The opioid abuse epidemic, which has affected construction along with other work environments in the U.S., may have crested, according to recently obtained data.

According to Quest Diagnostics, a leading clinical laboratory, overall positivity rates for drug use among employees tested is up from a 30-year low in 2012, but unchanged from 2016 to 2017. Testing positive for opiates is down markedly from 2016 to 2017, according to the lab. With a 17% decrease in testing positive for opiates among workers, it appears that measures to control the overuse and overprescription of opiates are working.

“We’re encouraged by this data,” says Barry Sample, senior director of science and technology for Quest Diagnostics. “We’ve had three consecutive years for decline [in use] of hydrocodone and six years decline for oxycodone,” he says. “We can’t prove there’s cause and effect, but overall it’s good news. And it helps provide a safer work environment.”

But the data wasn’t all good news— abuse of coke and speed is surging in some areas of the country.

“We’re concerned that in certain geographical areas we are seeing an increase for both cocaine and methamphetamine use. It’s a challenge for national employers,” says Dr. Kimberly Samano, scientific director for Quest Diagnostics.

The Centers for Disease Control recently noted the overall national opioid prescribing rate fell in 2017 to its lowest rate in a decade.

These findings are some of the latest reports from an ongoing war against the overuse of painkillers and corresponding problems of impairment-related accidents, long-term employee addiction, and other results of drug abuse in the workplace. Recently, Pennsylvania Gov. Tom Wolf (D) vetoed state Senate Bill 936. Republican supporters said the measure would have helped fight the opioid problem in the state, but Wolf claimed the so-called “formulary proposal” would have saved money for businesses and insurers but would not have helped fight abuse of the painkillers.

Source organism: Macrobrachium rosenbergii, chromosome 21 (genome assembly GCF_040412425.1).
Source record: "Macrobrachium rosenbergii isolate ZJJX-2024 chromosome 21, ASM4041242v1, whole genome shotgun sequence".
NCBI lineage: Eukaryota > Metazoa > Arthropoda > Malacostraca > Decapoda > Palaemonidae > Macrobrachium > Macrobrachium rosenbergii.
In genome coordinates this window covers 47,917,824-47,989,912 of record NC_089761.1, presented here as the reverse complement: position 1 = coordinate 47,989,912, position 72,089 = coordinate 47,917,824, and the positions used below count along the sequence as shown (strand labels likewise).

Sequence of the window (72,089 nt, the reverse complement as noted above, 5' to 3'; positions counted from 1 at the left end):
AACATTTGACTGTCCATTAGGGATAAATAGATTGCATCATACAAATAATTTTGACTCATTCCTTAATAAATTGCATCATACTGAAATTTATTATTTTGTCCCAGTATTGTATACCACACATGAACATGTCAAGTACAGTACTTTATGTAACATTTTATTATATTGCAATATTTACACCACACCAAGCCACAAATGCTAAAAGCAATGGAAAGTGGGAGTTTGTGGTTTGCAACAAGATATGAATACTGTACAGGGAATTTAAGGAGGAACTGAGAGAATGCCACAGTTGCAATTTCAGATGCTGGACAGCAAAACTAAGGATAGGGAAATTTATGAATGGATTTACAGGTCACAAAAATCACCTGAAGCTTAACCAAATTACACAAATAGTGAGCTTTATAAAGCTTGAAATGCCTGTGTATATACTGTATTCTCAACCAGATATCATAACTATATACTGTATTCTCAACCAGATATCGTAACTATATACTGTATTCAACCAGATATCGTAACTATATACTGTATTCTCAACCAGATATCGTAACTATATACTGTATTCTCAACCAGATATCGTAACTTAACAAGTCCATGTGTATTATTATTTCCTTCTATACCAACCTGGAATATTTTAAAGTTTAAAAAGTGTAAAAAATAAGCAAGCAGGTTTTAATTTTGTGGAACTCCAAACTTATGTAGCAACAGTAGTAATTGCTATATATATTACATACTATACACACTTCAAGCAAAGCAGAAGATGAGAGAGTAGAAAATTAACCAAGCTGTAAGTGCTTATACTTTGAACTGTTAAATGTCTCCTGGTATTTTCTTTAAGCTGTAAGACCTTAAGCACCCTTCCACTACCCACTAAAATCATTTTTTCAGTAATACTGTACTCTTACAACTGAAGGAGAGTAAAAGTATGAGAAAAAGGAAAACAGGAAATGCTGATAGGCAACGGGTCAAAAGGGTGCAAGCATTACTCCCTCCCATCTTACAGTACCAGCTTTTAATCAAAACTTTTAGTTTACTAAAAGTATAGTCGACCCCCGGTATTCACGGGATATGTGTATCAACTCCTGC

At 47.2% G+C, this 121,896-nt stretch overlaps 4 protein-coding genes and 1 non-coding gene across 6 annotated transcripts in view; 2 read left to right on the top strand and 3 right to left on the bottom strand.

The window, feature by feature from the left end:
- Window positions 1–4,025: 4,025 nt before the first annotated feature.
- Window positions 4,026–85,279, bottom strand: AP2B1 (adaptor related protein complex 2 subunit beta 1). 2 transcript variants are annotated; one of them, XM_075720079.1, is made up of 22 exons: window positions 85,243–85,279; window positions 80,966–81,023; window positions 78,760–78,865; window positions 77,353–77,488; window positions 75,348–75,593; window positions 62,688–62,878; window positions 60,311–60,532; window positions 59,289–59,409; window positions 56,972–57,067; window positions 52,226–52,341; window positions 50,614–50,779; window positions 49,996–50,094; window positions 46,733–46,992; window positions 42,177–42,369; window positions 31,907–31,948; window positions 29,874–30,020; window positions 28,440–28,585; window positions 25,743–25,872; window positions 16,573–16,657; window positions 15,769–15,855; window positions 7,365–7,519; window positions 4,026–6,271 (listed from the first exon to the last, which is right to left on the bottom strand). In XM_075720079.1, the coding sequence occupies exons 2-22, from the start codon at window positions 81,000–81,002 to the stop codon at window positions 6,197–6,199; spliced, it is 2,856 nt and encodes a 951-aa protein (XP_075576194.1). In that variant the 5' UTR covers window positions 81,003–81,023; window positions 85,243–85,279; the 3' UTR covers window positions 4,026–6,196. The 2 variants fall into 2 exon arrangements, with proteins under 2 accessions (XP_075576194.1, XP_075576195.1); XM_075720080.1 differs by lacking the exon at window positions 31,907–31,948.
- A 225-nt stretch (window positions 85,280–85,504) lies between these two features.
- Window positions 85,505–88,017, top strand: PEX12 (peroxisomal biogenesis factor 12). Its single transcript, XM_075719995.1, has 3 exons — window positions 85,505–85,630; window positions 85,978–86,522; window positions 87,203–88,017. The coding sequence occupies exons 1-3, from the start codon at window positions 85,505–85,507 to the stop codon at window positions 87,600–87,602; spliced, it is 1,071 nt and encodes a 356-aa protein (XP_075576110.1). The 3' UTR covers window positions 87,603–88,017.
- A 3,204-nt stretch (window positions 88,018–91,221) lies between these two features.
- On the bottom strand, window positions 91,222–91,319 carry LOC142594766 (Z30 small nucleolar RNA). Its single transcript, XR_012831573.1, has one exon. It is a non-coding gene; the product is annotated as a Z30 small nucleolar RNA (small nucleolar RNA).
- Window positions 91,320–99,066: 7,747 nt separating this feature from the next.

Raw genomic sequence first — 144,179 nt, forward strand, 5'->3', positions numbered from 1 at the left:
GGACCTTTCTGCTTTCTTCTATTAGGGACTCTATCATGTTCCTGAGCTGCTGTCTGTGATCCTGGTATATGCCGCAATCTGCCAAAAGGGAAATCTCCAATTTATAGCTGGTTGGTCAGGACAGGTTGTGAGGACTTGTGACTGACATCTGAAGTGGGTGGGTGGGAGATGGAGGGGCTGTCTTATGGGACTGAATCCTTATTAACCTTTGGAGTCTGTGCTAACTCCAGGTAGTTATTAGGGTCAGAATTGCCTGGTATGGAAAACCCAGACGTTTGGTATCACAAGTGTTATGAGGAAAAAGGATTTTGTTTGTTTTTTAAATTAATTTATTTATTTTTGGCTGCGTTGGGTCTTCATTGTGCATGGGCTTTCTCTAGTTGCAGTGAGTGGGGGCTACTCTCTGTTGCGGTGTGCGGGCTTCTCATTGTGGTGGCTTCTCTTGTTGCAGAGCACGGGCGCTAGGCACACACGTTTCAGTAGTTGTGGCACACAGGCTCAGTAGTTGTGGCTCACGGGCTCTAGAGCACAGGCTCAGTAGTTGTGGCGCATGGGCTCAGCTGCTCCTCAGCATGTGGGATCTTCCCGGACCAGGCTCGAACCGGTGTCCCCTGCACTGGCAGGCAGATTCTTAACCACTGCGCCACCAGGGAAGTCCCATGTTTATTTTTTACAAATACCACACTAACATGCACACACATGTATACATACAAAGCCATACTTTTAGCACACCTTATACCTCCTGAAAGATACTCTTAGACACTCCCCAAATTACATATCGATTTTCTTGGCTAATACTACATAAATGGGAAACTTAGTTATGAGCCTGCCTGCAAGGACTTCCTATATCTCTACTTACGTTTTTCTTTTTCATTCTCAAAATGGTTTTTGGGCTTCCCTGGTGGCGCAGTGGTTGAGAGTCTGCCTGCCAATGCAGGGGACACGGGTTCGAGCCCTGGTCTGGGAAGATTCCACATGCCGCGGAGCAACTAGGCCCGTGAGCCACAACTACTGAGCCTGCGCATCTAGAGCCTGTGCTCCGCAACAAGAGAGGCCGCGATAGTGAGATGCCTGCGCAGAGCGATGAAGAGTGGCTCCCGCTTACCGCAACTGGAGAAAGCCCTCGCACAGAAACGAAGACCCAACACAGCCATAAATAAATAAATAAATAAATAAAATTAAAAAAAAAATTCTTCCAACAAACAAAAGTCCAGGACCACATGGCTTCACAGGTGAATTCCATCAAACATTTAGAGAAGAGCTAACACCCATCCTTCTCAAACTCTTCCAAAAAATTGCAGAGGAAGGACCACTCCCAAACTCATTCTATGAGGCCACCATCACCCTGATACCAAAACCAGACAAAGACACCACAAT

“Senate Bill 936 is not a bill designed to fight the opioid crisis. Senate Bill 936 threatens health care for millions of workers who could be injured on the job,” Wolf said in a statement. “My administration has outlined a number of executive and legislative actions that can be taken immediately to address the rising misuse and overprescribing of opioids in the health care system, including Workers’ Compensation. Implementing those actions is my top priority.”

According to a 2015 risk and insurance report by pharmacy service IWP, “Opioids and the Injured Worker, Part Two,” every state but Pennsylvania has created a prescription drug monitoring program (PDMP). The intent is to prevent doctor-shopping or filling the same prescription at multiple pharmacies. “When an injured worker fills a prescription at a pharmacy, the pharmacist can access the patients’ history within the PDMP, providing an additional level of safety aimed directly at preventing opioid abuse,” the report states.

Pennsylvania’s failure to enact such a workers’ compensation provision follows on the heels of a similar failure in Louisiana. One state that has succeeded in adopting such a provision is California, which passed a formulary in 2015 that went into effect on Jan. 1, 2018. New York also has been considering a formulary.

A 2017 report by myMatrixx, a pharmacy benefit manager, notes progress in efforts to control opioid pain prescriptions. “We expect this trend to continue,” the report states.